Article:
In January of this year, Morgan was rediagnosed for the seventh time with Osteosarcoma. The doctors also found a tumor on her small intestine that needed to be removed. Treatment options were once again limited. Morgan was given the option to undergo a surgery called a Hemipelvectomy, which she chose. This surgery removed her entire right hip and the remainder of her right leg. Morgan is still in the hospital to this date recovering from this surgery at Mayo Clinic in Rochester, MN where she has undergone the majority of her treatment. She is experiencing a significant amount of stomach problems due to the removal of the tumor on her intestine which is slowing down her progress. She is simultaneously going through physical therapy and is now learning how to be mobile with just one leg. She will rely on a wheelchair or a walker to get her around for the rest of her life. The rest of Morgan’s treatment plan is up in the air at the point. Once Morgan returns home, she will be staying at her mother’s house outside of Joliet, MT which is currently undergoing some remodeling to make it handicap accessible for Morgan.
Thank you for reading Morgan’s story.
Submitted on March 4, 2020 by Kate Croft, Morgan’s sister.

Teresa Hulteng

Modern Machinery

Employee

Morgan McQuillan was first diagnosed with Osteosarcoma, a form of bone cancer, at the age of 5 in May of 1999. She was scheduled to start kindergarten in the fall but instead started chemotherapy. In September of that same year, she had a very rare amputation done on her right leg to remove the tumor. Morgan successfully learned how to walk with a prosthetic and went on to beat the cancer. Then 8 years later, when she was 12 years old, she was rediagnosed with Osteosarcoma of the soft tissue. She underwent surgery to remove the spots. At the age of 14, Morgan lost her father to Leukemia. At the age of 15, Morgan relapsed for the third time and a tumor was found in her upper jaw. She underwent chemo as well as surgery to remove the upper part of her jaw and was fitted with a partial mouth prosthesis. Once again, she went into remission. Two years later, during the fall of her senior year of high school, she was rediagnosed with Osteosarcoma, with one tumor in her soft tissue and another one on her pelvis. At this time, Morgan was told her options were very limited as she had built a tolerance up to most chemotherapy and any surgery they could do would be very extreme and diminish the quality of her life. At this time, it was clear that Morgan would never be fully cured of cancer. Rather than the doctors giving up on Morgan, they decided to try an unconventional form of treatment which consisted of radiation and chemotherapy. This was one of many miracles that was given to Morgan, the treatment worked and killed that tumor. Due to the radiation Morgan endured, she began having extreme pain in her pelvis and had to learn how to deal with that. Morgan experienced two more occurrences of Osteosarcoma in her right pelvis by the age of 22. Both times, the tumors were killed with a surgery called ablation. However, this surgery caused her to lose the feeling on the right side of her hip.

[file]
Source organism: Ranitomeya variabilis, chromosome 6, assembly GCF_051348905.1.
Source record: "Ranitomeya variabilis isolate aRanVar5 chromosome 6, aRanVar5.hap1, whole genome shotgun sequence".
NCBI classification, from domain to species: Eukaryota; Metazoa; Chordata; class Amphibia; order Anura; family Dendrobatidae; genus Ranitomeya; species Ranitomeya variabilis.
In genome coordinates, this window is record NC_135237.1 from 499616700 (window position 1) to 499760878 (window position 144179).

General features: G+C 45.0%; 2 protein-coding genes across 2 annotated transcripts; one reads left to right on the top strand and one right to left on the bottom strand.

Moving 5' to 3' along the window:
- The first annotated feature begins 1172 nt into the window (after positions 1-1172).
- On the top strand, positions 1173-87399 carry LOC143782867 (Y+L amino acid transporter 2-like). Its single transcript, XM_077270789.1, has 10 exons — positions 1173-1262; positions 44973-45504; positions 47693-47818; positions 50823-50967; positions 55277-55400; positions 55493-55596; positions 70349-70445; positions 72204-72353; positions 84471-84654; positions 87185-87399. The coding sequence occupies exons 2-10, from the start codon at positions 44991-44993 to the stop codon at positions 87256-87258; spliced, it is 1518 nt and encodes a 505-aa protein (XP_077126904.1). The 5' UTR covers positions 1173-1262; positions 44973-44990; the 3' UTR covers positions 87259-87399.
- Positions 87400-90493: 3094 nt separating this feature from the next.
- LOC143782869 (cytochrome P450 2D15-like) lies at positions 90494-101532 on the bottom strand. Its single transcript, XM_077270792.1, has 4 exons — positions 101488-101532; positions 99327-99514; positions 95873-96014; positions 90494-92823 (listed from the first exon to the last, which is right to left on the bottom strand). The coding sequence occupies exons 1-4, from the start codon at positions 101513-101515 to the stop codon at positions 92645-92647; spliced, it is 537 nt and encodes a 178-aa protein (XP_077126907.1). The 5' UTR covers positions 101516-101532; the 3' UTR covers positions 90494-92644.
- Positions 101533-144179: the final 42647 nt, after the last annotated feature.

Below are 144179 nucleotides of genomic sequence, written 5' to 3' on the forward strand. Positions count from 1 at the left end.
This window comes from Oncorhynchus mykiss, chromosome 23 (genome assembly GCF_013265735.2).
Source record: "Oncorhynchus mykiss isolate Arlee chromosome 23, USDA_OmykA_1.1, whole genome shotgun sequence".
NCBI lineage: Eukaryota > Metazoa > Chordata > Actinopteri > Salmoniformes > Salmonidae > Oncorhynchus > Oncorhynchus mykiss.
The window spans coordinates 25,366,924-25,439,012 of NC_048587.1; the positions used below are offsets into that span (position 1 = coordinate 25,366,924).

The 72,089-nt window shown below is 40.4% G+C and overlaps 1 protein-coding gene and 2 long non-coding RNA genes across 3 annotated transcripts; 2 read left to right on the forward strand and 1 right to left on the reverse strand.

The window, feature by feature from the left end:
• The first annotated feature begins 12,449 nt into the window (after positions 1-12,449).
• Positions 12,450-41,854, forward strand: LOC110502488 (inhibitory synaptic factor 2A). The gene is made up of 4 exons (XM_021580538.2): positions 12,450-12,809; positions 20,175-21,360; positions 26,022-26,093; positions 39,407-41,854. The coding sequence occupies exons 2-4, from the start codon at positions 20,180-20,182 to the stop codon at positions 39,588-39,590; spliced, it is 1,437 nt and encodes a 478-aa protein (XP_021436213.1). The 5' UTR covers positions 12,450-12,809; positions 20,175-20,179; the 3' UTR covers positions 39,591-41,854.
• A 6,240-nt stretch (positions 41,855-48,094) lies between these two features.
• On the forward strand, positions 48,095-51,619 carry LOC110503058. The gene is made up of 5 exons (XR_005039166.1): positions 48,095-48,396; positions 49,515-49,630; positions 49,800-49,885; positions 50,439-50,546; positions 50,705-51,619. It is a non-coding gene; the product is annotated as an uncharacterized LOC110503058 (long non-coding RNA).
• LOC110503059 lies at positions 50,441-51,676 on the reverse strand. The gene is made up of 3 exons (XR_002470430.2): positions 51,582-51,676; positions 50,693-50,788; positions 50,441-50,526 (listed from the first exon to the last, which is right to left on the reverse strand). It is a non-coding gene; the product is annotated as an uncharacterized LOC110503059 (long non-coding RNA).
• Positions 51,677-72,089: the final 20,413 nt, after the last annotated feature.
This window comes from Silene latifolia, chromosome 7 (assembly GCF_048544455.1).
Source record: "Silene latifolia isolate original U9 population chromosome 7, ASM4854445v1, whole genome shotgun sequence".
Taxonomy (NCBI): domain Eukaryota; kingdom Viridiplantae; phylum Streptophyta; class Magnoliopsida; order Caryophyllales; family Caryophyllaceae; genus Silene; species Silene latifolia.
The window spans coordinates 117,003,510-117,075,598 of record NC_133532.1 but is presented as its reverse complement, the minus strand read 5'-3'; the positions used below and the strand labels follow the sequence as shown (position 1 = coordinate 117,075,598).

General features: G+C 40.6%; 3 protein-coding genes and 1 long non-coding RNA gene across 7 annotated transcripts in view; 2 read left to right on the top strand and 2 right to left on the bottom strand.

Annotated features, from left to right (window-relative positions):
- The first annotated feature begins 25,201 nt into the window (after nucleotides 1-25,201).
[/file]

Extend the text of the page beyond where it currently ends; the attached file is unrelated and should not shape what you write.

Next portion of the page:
In January of this year, Morgan was rediagnosed for the seventh time with Osteosarcoma. The doctors also found a tumor on her small intestine that needed to be removed. Treatment options were once again limited. Morgan was given the option to undergo a surgery called a Hemipelvectomy, which she chose. This surgery removed her entire right hip and the remainder of her right leg. Morgan is still in the hospital to this date recovering from this surgery at Mayo Clinic in Rochester, MN where she has undergone the majority of her treatment. She is experiencing a significant amount of stomach problems due to the removal of the tumor on her intestine which is slowing down her progress. She is simultaneously going through physical therapy and is now learning how to be mobile with just one leg. She will rely on a wheelchair or a walker to get her around for the rest of her life. The rest of Morgan’s treatment plan is up in the air at the point. Once Morgan returns home, she will be staying at her mother’s house outside of Joliet, MT which is currently undergoing some remodeling to make it handicap accessible for Morgan.

Tom Hoyer

Montana Rail Link

Employee

I Donated the card to Good Samaritan Ministries here in Helena

James McCaarthy

Montana Resources

Employee

I would like to thank the Dennis & Phyllis Washington foundation for allowing me to be a part of the Washington Companies 2020 Pay it forward employee charitable giving program. The charitable case that I have chosen is the back-pack program. After talking to friends and family explaining Pay it forward employee charitable giving program and how it works, I asked them the question what charitable causes they would donate to if given the opportunity. As we all know there are so many great charitable cause to choose from but unfortunately, I can only choose one. The back-pack program was explained to me by a volunteer reading teacher at the local schools in Butte, as she was explaining the back-pack program with tears in her eyes it made me realize how lucky we are to have enough food to eat and money to spend.